My Pat picture…

  • BY Lisa Byington
  • 6.28.16

Pat AAU talk

If you look closely, can you tell it’s her?

This is MY picture with Pat Summitt.

It’s clearly not very personal or intimate.

It’s not even a good photo.

You see, I never went to a Tennessee basketball camp when I was a kid. And I wasn’t good enough to play for the Lady Vols. As a broadcaster, I didn’t cover her extensively as a coach.

I didn’t know Pat Summitt.

So this blurry, distant photo from a speech, where she opened up an AAU National Tournament back in the ’90’s, was (and is) my Pat Summitt picture.

I remember in that speech, she gave a list of things you must do to be successful. But that’s about all I remember. I guess the story would be better if I could say I wrote down the list. Or if I could recall the speech perfectly.

I didn’t.

And I can’t.

aau crowd listen to pat

I do; however, remember sitting in the grass and concentrating on the hot, July temperatures. I focused on my teammates and friends around me. I did appreciate the fact she stood at the podium and talked to us. Who wouldn’t? Afterall, THIS was Pat Summitt. But it was one of those moments where a high school kid was more mesmerized by the person, than the message. I know now, her speech came during the height of her career.

If the picture could only evolve now, to match my understanding of her impact throughout the years, that blurry photo mess would transform to pixel perfection.

So Pat, (because that’s what you preferred even your players to call you), I don’t remember the list of things you talked about that day.

But allow me to tell you ten things I have learned from you since….

  1. Strong is Beautiful.

I was never on the other side of your Steely Stare, but I saw it several times on TV. I admired you as a coach, and looked up to Jennifer Azzi as a player. In fact, Stanford and Tennessee were about the only women’s basketball “constants” on the tube in the late 80’s and early 90’s. I am grateful for that. I was able to watch you every winter. It was significant to me because of this one simple reason: Your stare through my TV screen made me realize “strong” was a beautiful thing. More importantly, it looked great on women.

  1. Family Foundation.

We can find family in many forms. Our coaches. Our teammates. Our teachers. Our parents.

Your dad wasn’t perfect, but he made the perfect sacrifice. When you were about to start high school, he moved your family to a school district where girls basketball was an option. Your family left a comfortable home for a drafty, smaller one.

Who does that for their child in the 1960’s?

And who does that for a GIRL to play sports in the 1960’s?

Your dad did.

And maybe if he didn’t try, you never would have later.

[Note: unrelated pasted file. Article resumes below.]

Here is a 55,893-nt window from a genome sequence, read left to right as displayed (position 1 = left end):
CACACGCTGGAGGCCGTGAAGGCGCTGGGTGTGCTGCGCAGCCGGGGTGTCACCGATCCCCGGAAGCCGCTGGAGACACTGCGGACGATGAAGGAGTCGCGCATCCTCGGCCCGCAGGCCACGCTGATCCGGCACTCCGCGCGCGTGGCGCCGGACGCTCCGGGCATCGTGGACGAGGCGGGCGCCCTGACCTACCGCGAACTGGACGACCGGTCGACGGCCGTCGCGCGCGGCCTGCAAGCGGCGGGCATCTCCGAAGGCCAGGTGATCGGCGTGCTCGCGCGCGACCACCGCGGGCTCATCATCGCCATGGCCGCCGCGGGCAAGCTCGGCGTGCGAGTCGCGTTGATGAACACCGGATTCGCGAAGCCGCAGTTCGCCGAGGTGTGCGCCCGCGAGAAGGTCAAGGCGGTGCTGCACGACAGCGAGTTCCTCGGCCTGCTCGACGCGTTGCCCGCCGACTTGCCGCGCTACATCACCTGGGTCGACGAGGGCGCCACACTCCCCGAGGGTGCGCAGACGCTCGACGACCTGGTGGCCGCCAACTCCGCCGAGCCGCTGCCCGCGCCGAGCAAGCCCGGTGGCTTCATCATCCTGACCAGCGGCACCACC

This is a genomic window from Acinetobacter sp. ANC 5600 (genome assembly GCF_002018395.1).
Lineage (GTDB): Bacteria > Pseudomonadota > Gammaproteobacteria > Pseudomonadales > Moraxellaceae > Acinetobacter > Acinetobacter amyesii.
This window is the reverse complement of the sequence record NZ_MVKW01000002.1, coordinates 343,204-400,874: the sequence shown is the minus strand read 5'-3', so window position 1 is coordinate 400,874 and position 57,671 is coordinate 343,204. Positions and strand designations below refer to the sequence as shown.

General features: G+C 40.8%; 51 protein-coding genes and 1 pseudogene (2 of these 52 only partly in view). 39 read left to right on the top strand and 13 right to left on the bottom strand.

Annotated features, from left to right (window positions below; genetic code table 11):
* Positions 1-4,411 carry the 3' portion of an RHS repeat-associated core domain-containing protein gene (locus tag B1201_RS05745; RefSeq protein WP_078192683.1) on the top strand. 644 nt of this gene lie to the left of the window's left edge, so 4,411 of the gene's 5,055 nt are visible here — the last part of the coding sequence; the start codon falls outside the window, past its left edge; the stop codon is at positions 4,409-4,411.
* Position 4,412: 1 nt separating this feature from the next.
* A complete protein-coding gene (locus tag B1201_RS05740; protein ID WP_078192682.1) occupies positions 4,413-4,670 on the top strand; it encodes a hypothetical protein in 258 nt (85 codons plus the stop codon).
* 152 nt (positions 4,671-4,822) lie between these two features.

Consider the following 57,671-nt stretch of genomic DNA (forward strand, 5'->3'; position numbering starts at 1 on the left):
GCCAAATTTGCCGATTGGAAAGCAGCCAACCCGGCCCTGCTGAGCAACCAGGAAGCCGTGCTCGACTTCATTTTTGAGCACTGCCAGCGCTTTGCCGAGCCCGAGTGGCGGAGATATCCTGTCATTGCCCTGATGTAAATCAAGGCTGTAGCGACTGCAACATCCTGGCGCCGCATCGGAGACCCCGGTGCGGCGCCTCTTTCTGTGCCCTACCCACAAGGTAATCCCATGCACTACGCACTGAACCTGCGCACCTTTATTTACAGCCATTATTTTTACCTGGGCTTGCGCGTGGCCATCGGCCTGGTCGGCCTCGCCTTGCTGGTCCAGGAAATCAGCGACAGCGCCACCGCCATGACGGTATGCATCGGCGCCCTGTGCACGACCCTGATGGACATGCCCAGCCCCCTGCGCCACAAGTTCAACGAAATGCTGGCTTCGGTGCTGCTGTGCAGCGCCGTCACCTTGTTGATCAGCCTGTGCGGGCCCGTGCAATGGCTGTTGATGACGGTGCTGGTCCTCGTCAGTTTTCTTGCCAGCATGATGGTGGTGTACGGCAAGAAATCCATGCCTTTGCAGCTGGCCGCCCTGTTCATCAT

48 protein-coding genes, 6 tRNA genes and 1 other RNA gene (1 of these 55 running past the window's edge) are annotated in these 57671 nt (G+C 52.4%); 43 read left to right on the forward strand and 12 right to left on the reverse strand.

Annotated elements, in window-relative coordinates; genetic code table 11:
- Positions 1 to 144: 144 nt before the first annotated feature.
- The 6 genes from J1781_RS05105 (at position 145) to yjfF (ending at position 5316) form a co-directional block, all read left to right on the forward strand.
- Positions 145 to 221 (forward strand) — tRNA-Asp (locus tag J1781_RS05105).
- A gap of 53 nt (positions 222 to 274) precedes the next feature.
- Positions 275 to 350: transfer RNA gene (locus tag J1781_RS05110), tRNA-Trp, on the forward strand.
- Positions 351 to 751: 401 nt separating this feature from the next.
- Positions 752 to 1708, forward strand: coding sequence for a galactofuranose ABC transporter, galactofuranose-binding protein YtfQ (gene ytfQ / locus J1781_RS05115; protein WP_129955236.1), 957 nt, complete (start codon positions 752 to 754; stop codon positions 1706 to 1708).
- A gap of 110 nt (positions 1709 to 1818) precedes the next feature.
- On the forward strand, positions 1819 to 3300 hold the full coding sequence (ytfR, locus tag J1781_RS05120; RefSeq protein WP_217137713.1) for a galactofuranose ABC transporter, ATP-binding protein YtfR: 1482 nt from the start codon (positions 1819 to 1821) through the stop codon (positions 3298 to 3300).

What opportunities are we making for others?

  1. Trailblaze.

Go ahead. Play college basketball pre-Title IX. Use athletic tape for your numbers on your jerseys, before you got “real” ones. Hop in two, borrowed station wagons to get to your road game. Do it. Because it felt worth it to you, and you didn’t care if anyone else had done it before. Be a head coach of a nothing program at 22 years old. Oh, and don’t forget to train to be an Olympian at the same time. Might as well pick the program’s nickname, too. Lady Vols stuck. So did winning. Lots of it. But only after you fought the state of Tennessee to allow women to simply cross halfcourt to play both offense and defense.

Make the trail. And people will follow.

  1. Greatness Inspires Greatness.



You set the standard for them. You inspired them.

NO ONE can say that.

  1. Honesty.

Not sure if your in-the-face Michelle Marciniak open “teaching moments” on the court would fly during this time of sports.  I would hope that this world wouldn’t change you. Something tells me it wouldn’t. Your discipline had purpose. “I had to hurt a young woman to her core. Often players don’t know they are withholding something until they are pierced….then you can show them how to rebuild in the right way.”

Tough love is not neglect. It’s the strongest love out there.

  1. Imperfectly Perfect.

You lost your father. Your marriage. Your health. The six miscarriages. We remember the eight Tennessee national titles. We forget your first seven Final Four losses to get there.

  1. Your Giving Tree.

The World of Basketball is connected to your roots. The Coaches. The Players. Too many to name…

What a life tree. What a legacy.

  1. Invest in People.

The return of your investment in others can’t be measured in a boxscore or in a trophy case.

Tell me how your players talk about your program, when they aren’t playing for you anymore. Show me the ones who come back, when they don’t have to.

The return is that your players returned. Year after year. Decade after decade.

  1. 1098.

The most wins all time, in Division I men’s or women’s basketball.

1098 is a COACHING accomplishment. Not just for women’s hoops. My hope is that we remind ourselves of this as much as we can.

1. Humility

You showed us what battling a debilitating disease looks like.

And you asked us for help.

Maybe THAT ended up as your greatest achievement

Pat AAU talk

The days have turned into years now.

This photo will always be fuzzy, but the picture is much clearer to me now. I realize we didn’t need to meet you, to know you. You didn’t just teach players, you influenced them. You didn’t just coach basketball, you impacted sports. And life. And us.

Maybe something more registered with me on that day than I realized.

Pixel Perfect.

Thank you.









about the author

Lisa Byington has worked for BTN, FOX, CBS, Turner, and ESPN. She earned her BSJ and MSJ from the Medill School of Journalism at Northwestern University. She also played four years of basketball and two years of soccer for the Wildcats.